Twitter lists aren’t an application but they are important to your content curation strategy. Once your following and follower count grow, it will become difficult to sort through your news feed to find the Tweeps you rely on for great content.

You can solve problem this by creating a Twitter list. I created a short video to show you hot to start creating your own lists.

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If you have problems viewing the video, you can paste this URL into your browser to see it: http://www.screencast.com/t/w9QiwmW6m

LinkedIn Pulse

Pulse is a wonderful tool for vetting your LinkedIn newsfeeds. Through its content platform, LinkedIn users are now sharing entire blog posts on LinkedIn. Some of this content may be items you’d like to share with your own following. Pulse will send you stories of interest based on whom you follow on LinkedIn. You can choose to see the suggestions on a weekly, daily or as the new content appears on LinkedIn.

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Similar to Swayy and ContentGems, you can elect to post the content directly to your profile by clicking the arrow.

What are your go-to strategies for finding great content while saving time?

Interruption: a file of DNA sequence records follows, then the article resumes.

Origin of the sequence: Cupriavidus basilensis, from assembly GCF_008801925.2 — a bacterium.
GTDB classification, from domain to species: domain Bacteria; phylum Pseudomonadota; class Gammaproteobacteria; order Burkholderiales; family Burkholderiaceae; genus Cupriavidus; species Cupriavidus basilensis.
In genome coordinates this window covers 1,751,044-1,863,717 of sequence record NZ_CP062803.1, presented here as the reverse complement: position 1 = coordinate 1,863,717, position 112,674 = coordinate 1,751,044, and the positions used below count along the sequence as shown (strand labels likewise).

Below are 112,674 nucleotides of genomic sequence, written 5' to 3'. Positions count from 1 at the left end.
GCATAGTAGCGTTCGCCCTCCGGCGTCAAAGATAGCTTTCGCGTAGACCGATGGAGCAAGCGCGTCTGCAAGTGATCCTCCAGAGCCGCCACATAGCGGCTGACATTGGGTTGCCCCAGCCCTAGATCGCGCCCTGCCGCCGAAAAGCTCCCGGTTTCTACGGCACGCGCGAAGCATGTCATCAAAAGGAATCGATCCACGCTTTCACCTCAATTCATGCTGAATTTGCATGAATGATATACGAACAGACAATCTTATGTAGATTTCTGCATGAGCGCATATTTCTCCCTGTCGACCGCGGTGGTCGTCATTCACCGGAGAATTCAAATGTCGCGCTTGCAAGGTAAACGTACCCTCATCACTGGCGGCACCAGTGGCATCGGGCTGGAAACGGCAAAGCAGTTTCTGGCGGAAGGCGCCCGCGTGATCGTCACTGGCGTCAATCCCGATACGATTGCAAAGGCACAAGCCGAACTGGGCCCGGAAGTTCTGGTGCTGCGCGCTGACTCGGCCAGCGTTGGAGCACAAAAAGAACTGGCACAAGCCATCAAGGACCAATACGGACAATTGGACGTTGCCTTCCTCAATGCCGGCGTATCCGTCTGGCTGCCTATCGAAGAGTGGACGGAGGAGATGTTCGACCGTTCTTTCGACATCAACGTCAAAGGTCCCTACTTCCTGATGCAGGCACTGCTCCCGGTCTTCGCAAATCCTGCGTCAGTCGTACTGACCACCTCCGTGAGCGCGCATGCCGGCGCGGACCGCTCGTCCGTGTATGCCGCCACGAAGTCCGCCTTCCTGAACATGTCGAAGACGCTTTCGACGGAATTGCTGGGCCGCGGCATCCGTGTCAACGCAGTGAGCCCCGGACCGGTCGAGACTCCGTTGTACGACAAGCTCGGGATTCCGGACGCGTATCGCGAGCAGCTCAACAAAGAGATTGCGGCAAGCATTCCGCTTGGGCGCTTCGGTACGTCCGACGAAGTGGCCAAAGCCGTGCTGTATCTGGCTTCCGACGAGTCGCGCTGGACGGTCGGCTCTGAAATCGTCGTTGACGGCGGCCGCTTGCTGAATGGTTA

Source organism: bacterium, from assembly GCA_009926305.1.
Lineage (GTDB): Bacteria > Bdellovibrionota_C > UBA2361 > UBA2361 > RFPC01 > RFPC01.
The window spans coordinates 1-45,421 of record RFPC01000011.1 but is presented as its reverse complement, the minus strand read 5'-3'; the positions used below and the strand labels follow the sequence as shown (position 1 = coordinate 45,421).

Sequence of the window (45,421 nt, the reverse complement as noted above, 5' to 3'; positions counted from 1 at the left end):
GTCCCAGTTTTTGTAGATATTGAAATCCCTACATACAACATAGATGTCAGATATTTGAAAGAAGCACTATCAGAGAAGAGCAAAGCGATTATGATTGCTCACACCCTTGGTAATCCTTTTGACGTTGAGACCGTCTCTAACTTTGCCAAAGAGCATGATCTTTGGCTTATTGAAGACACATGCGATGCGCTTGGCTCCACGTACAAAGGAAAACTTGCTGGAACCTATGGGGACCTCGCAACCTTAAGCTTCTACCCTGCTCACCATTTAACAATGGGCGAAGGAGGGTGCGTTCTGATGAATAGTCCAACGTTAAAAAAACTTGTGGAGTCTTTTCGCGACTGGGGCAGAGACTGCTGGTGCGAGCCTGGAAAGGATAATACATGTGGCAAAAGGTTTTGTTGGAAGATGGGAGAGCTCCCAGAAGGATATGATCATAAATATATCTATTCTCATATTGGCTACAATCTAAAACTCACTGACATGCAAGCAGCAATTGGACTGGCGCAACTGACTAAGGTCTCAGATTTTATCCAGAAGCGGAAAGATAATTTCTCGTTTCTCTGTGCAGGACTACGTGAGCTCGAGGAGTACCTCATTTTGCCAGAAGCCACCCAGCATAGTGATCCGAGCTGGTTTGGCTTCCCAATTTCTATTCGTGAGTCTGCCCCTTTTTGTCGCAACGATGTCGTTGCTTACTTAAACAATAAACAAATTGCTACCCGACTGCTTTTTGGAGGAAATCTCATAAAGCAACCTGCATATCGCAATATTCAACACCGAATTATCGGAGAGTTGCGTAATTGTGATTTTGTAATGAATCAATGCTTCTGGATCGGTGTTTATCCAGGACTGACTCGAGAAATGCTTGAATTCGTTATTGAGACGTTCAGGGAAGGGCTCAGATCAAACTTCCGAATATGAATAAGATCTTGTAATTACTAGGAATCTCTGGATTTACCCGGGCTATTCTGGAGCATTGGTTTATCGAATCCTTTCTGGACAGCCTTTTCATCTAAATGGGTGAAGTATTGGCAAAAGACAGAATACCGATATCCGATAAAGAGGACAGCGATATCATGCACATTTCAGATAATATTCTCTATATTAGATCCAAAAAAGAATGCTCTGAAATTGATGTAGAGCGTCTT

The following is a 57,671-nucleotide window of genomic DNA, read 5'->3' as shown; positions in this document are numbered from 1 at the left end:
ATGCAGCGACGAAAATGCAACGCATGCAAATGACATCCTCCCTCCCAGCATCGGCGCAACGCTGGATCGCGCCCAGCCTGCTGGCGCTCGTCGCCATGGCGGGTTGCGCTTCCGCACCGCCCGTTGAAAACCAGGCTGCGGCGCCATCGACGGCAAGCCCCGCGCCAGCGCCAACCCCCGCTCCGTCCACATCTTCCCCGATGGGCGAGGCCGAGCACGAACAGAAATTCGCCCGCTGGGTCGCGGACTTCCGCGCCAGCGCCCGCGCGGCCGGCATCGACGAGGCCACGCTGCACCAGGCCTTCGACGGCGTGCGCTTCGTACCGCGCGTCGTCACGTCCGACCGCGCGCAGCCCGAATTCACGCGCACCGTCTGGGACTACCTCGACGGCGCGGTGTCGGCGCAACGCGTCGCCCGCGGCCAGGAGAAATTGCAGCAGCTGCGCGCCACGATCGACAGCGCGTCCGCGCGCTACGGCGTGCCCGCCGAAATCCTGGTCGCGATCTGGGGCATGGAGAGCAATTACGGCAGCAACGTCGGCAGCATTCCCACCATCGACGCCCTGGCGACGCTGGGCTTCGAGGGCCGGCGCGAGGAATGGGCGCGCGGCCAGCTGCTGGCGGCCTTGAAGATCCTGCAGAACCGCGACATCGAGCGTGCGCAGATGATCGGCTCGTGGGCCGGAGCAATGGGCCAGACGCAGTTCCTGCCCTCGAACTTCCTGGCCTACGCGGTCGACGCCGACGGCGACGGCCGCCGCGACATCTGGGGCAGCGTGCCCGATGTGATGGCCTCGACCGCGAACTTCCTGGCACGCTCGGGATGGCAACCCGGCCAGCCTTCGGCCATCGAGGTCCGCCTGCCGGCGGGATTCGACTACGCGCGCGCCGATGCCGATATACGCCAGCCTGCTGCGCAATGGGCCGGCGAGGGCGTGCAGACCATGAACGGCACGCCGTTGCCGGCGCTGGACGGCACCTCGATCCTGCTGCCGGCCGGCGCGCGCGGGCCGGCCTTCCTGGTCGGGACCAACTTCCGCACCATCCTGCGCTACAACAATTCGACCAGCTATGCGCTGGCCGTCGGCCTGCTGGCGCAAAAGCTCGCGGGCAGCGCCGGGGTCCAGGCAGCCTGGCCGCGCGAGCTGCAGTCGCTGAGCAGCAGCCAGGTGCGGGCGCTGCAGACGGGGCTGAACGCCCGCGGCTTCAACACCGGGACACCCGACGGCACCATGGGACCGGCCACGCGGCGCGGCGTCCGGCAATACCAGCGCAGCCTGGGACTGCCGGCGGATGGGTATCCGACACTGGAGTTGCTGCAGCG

Social Media Time Suck Final 200About the Author: Frances Caballo is a social media manager for writers and author of  Avoid Social Media Time Suck: A Blueprint for Writers to Create Online Buzz for Their Books and Still Have Time to Write, Social Media Just for Writers: The Best Online Marketing Tips for Selling Your Books and Blogging Just for Writers. Presently, she is the Social Media Manager for the Women’s National Book Association-SF Chapter and the San Francisco Writers Conference. You can find her on FacebookTwitterLinkedInPinterest, and Google+.

Practical Tips for Marketing Your Books on the Web

Photo Credit: Alan Cleaver via photopin cc

How to Curate Your Best Content

Practical tips for marketing your books on the social web

Social Media Just For Writers 185 KB

Last week we discussed my four-step solution to avoiding the “time suck factor” on social media.